The Cruz Azul winger was especially frustrated by what he called a "circumstantial" goal by the United States in the midst of Mexican pressure throughout the whole game.¡Ahora, lee Goal.com USA en Español!
MEXICO CITY -- The United States' first win over Mexico at the Estadio Azteca and the Latin American country struck a chord with El Tri's players, who were obliged to immediately confront the ramifications of the loss following the match.
"It hurts, no doubt about it." said Angel Reyna, one of Mexico's lone bright spots up front. "This is Mexico's biggest rival and it definitely hurts to have lost against them."
The win, in the players' eyes at least, was vintage USA, as the Americans held out as much as they could against the Mexican onslaught and executed a counterattack to perfection in order to concrete their only goal of the match, and thus the win.
"We went out there to try to win," said Pablo Barrera. "We generated opportunities on goal, and they scored on us thanks to a circumstantial play."
Barrera has been widely criticized by Mexican press and fans as not being up to his usual level following a disastrous campaign for Real Zaragoza that ultimately landed him back in the Liga MX after the summer break.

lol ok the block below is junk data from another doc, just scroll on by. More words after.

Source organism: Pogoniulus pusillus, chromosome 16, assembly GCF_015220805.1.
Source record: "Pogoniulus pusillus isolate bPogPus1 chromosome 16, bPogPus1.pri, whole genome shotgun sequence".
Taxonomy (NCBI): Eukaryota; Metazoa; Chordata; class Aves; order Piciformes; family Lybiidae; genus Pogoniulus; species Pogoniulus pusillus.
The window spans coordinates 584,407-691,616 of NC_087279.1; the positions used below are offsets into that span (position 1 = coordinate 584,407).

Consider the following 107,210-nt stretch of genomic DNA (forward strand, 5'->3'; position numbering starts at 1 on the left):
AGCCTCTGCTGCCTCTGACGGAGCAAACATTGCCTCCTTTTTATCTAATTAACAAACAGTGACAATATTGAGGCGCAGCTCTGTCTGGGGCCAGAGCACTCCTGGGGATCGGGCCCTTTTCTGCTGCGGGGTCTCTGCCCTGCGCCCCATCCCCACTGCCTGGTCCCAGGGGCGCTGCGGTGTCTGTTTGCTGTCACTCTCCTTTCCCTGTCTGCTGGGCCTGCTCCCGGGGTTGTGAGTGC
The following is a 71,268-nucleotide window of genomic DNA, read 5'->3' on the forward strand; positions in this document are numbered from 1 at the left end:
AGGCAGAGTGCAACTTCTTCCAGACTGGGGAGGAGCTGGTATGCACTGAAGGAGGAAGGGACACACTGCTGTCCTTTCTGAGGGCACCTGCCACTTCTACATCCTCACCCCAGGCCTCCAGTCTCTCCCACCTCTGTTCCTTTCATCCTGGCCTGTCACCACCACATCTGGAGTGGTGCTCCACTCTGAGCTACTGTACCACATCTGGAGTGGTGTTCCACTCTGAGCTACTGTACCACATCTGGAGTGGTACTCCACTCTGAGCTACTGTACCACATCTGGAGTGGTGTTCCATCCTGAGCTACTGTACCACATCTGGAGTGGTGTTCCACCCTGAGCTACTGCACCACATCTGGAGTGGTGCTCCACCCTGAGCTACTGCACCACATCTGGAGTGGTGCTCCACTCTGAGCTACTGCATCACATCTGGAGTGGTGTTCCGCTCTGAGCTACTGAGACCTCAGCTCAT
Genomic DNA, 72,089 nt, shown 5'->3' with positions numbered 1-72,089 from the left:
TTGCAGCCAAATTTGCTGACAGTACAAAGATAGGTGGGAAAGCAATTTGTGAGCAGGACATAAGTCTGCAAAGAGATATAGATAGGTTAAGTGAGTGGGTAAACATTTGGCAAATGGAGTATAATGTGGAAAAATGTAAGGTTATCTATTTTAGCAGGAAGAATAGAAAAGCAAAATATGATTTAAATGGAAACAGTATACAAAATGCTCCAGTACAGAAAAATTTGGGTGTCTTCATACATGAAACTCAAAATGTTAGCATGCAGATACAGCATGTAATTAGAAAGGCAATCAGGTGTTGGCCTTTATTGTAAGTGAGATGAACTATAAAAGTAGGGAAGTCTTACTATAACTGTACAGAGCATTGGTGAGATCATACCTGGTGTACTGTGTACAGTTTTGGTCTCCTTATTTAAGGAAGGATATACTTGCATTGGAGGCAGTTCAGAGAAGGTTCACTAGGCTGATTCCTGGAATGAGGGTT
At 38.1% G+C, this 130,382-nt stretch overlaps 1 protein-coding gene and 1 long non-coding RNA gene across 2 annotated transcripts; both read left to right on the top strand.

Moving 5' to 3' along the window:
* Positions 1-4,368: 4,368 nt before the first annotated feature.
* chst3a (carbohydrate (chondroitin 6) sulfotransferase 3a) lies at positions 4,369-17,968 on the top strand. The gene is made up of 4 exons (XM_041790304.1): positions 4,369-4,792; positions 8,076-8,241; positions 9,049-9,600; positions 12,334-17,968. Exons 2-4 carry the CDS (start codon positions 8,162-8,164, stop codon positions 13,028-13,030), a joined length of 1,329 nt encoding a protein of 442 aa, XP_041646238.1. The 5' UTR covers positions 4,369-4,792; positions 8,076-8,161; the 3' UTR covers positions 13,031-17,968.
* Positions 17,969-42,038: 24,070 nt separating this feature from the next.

"We all know that this leaves a bitter taste because we didn't want to lose. Now we have to go back to our clubs and keep working," Barrera continued.
With several shots on goal, it was Mexico's own mistakes up front coupled with a spectacular performance from Tim Howard on the American side that kept El Tri at bay.
"This match we just could not score. We have to keep working on that," Reyna said to reporters at the end of the game.
The loss against Mexico's "hated" rival prompted several similar questions, prodding to see how much it truly stung the Mexican players. "It always bothers you to lose, but more so against this particular team," Reyna continued.
For Pablo Barrera, the feeling was similar.
"Yeah, it hurts. We didn't deserve to lose today," he said. "Football is like that sometimes."
Brent Latham provided reporting from Mexico City.
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